Executive functions differentially contribute to fourth-graders' mathematics, reading and spelling skills

Abstract : Executive functions (EFs) (working memory (WM), inhibition, and shifting) are widely known to play a critical role in school achievement. Among these EFs, WM appears to be implicated in numeracy and literacy. The contribution of inhibition and shifting to school achievement is less clear. Given the existing divergences in the literature and the importance of the inter-individual differences in these domains, it seems important to assess EFs and scholastic skills in the same elementary school children. However, studies providing such an assessment are scarce. We explored whether EFs differentially contribute to mathematics, reading, and spelling skills in fourth-grade children (N = 71). The results revealed that (1) WM and inhibition accounted for unique variance in mathematics skills, (2) WM and shifting accounted for unique variance in reading skills, and (3) only shifting accounted for unique variance in spelling skills. The implications of these findings for children and teachers are discussed.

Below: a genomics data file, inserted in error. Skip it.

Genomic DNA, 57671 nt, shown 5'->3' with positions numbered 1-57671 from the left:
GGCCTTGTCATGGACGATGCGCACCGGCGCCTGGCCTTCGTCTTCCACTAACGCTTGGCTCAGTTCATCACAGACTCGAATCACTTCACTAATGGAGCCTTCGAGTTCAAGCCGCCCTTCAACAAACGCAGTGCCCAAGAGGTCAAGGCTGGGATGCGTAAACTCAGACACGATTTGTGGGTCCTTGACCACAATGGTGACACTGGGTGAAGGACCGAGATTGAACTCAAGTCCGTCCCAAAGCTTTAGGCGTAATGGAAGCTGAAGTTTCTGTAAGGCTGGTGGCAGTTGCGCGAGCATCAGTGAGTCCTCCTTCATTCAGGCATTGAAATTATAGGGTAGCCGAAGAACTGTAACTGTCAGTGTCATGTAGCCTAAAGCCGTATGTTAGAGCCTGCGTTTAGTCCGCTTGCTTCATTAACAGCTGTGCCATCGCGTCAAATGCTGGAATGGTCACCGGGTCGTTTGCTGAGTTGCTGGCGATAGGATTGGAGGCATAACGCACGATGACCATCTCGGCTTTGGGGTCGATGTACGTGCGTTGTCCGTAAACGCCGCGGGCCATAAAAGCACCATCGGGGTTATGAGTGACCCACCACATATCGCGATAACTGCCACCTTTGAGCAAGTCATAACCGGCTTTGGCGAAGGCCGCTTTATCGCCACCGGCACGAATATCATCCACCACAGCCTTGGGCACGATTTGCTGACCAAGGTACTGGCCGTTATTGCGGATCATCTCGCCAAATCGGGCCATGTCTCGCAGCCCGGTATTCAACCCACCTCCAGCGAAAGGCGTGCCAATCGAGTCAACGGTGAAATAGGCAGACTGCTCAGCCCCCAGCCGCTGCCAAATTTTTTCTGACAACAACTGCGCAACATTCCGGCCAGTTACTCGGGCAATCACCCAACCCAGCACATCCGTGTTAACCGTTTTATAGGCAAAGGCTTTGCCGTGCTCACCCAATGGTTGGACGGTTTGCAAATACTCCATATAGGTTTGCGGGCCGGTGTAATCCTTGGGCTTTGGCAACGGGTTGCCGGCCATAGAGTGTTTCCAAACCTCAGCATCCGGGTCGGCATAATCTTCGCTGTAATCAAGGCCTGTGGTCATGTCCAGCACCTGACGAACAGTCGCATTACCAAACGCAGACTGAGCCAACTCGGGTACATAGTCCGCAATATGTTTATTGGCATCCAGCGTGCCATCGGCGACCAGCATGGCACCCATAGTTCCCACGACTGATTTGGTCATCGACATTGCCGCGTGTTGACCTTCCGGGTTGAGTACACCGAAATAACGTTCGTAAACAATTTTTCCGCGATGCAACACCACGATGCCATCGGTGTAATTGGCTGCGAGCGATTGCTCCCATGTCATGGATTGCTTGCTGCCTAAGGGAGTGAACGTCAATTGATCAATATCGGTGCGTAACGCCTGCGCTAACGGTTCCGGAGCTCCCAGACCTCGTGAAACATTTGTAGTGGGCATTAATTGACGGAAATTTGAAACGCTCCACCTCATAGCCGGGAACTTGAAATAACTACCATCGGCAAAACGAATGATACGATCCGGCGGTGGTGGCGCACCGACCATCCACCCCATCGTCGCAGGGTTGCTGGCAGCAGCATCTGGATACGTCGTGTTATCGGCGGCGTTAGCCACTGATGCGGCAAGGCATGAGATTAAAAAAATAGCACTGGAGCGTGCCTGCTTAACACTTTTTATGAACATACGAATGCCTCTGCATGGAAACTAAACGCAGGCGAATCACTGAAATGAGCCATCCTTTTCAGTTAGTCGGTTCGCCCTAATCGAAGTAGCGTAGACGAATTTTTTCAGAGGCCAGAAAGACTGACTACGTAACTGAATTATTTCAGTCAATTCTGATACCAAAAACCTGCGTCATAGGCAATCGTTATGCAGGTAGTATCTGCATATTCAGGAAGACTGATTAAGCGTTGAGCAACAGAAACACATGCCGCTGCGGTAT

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Journal articles
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https://halshs.archives-ouvertes.fr/halshs-01346697
Contributor : Laetitia Boulc'H <>
Submitted on : Tuesday, July 19, 2016 - 2:35:17 PM
Last modification on : Thursday, April 11, 2019 - 4:02:12 PM

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Amélie Lubin, Laetitia Boulc'H, Sébastien Pacton, Céline Lanoë. Executive functions differentially contribute to fourth-graders' mathematics, reading and spelling skills. Journal of Cognitive Education and Psychology, Journal of Cognitive Education and Psychology, 2016, 15 (3), pp.444-463. ⟨halshs-01346697⟩

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